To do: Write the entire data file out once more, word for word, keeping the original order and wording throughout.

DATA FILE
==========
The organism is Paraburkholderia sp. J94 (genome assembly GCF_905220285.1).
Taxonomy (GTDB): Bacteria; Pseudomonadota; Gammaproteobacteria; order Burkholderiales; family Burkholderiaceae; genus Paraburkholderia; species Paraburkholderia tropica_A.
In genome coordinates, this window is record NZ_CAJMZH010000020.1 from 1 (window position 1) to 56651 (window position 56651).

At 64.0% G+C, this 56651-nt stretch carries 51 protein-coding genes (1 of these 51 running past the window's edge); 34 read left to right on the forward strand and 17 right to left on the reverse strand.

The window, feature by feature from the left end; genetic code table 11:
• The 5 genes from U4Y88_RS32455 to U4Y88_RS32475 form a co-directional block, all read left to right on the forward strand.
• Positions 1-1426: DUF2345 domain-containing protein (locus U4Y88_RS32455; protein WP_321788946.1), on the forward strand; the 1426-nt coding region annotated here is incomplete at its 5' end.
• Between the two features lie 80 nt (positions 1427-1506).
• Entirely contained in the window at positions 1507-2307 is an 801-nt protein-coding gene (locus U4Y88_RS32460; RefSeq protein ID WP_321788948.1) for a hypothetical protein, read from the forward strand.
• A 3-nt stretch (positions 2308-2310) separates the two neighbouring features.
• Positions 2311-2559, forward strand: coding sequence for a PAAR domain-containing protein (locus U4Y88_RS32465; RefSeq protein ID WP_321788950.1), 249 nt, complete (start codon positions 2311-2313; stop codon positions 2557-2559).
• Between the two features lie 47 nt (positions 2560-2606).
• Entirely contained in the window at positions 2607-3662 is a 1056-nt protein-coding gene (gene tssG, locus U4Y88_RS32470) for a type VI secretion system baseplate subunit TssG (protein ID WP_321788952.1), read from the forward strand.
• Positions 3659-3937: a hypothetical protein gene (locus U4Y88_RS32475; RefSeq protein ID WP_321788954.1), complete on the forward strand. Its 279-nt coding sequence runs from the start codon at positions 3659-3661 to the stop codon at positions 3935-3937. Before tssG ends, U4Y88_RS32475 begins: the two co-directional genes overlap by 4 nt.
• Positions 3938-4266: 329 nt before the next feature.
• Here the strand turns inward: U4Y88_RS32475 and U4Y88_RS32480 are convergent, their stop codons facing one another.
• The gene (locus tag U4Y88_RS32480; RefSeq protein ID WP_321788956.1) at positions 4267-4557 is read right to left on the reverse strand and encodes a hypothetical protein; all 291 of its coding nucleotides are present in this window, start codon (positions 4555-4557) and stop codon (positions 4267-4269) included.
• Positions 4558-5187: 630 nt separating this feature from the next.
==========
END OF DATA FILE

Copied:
The organism is Paraburkholderia sp. J94 (genome assembly GCF_905220285.1).
Taxonomy (GTDB): Bacteria; Pseudomonadota; Gammaproteobacteria; order Burkholderiales; family Burkholderiaceae; genus Paraburkholderia; species Paraburkholderia tropica_A.
In genome coordinates, this window is record NZ_CAJMZH010000020.1 from 1 (window position 1) to 56651 (window position 56651).

At 64.0% G+C, this 56651-nt stretch carries 51 protein-coding genes (1 of these 51 running past the window's edge); 34 read left to right on the forward strand and 17 right to left on the reverse strand.

The window, feature by feature from the left end; genetic code table 11:
• The 5 genes from U4Y88_RS32455 to U4Y88_RS32475 form a co-directional block, all read left to right on the forward strand.
• Positions 1-1426: DUF2345 domain-containing protein (locus U4Y88_RS32455; protein WP_321788946.1), on the forward strand; the 1426-nt coding region annotated here is incomplete at its 5' end.
• Between the two features lie 80 nt (positions 1427-1506).
• Entirely contained in the window at positions 1507-2307 is an 801-nt protein-coding gene (locus U4Y88_RS32460; RefSeq protein ID WP_321788948.1) for a hypothetical protein, read from the forward strand.
• A 3-nt stretch (positions 2308-2310) separates the two neighbouring features.
• Positions 2311-2559, forward strand: coding sequence for a PAAR domain-containing protein (locus U4Y88_RS32465; RefSeq protein ID WP_321788950.1), 249 nt, complete (start codon positions 2311-2313; stop codon positions 2557-2559).
• Between the two features lie 47 nt (positions 2560-2606).
• Entirely contained in the window at positions 2607-3662 is a 1056-nt protein-coding gene (gene tssG, locus U4Y88_RS32470) for a type VI secretion system baseplate subunit TssG (protein ID WP_321788952.1), read from the forward strand.
• Positions 3659-3937: a hypothetical protein gene (locus U4Y88_RS32475; RefSeq protein ID WP_321788954.1), complete on the forward strand. Its 279-nt coding sequence runs from the start codon at positions 3659-3661 to the stop codon at positions 3935-3937. Before tssG ends, U4Y88_RS32475 begins: the two co-directional genes overlap by 4 nt.
• Positions 3938-4266: 329 nt before the next feature.
• Here the strand turns inward: U4Y88_RS32475 and U4Y88_RS32480 are convergent, their stop codons facing one another.
• The gene (locus tag U4Y88_RS32480; RefSeq protein ID WP_321788956.1) at positions 4267-4557 is read right to left on the reverse strand and encodes a hypothetical protein; all 291 of its coding nucleotides are present in this window, start codon (positions 4555-4557) and stop codon (positions 4267-4269) included.
• Positions 4558-5187: 630 nt separating this feature from the next.